ANCHORAGE, Alaska—According to FEMA, the fire-death rate in Alaska is nearly 50% higher than it is in the Lower-48.
Government statistics show that here -- in the "Last Frontier", 17 out of a million people die each year in fires. Nationwide, only 12 -- out of each million people -- die in fires.
FEMA doesn't say exactly why Alaska's fire-death rate is so much higher. But it does say factors such as rural poverty contribute to it.
The agency says there's another factor that leads to unnecessary death by fire: lack of preparation.
Firefighters know just how important that is. When they go into a burning building, they fully understand that they cannot listen to their primitive instincts. That leads to panic. They must -- instead -- rely on their training.
Naturally, the public can't go through the rigorous training that firefighters go through. But it turns out, they don't have to. For most of us, just thinking a little bit about fire safety can help keep us much safer.
That's why, each year, the Anchorage Fire Department holds its annual Open House -- at their training grounds in East Anchorage.
Today, (saturday) 2700 people attended the open house. Not only did they get treated to dramatic demonstrations -- such as an upper-floor rescue and a controlled burn -- they also got safety lessons.
Children are especially eager to absorb the lessons imparted by firefighters.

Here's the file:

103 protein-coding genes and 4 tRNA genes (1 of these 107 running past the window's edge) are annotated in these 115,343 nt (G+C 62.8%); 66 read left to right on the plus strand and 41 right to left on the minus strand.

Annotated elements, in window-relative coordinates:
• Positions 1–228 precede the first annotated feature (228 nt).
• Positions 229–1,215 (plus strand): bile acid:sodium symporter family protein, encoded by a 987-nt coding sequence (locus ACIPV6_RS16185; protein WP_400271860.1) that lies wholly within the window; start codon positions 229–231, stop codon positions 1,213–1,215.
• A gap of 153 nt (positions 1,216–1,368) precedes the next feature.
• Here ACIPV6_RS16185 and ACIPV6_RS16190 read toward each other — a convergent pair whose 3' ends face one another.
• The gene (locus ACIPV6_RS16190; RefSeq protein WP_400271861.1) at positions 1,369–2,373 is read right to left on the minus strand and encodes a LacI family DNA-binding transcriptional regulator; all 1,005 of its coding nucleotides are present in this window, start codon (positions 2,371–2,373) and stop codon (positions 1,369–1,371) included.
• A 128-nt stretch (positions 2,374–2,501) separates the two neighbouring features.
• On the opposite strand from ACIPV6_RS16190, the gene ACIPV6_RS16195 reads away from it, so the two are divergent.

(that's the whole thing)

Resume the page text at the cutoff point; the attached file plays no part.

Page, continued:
Today youngsters -- of all ages -- got to hold a fire hose and knock over cones with its powerful stream. They also got to practice tossing rescue ropes to a manikin.
And, in all the excitement, they got safety lessons mixed in.
What happens if you wake up -- in the middle of the night -- to a fire? \
Answer crawl out of bed and stay low.
Because low is where the freshest air is.
What do you do before opening a closed-door in a house that's on fire?
Feel the door with the back of your hand to see if it's hot.
Youngsters like 7-year-old Bobby Page of Anchorage picked up those lessons enthusiastically from firefigthers -- men and women whom they idolize.
There was also a lesson for Bobby's parents. They were told to make sure they check the batteries in their smoke alarm twice a year -- once in the fall, and once in spring. It helps to do it whenever we have to change our clocks. Having working smoke alarms is probably the single most effective thing any of us can do to prevent deaths from fire.
In the end, a lot of people walked out of the open house wiser about safety than when they came in.
And that, says the Anchorage Fire Department, is the point.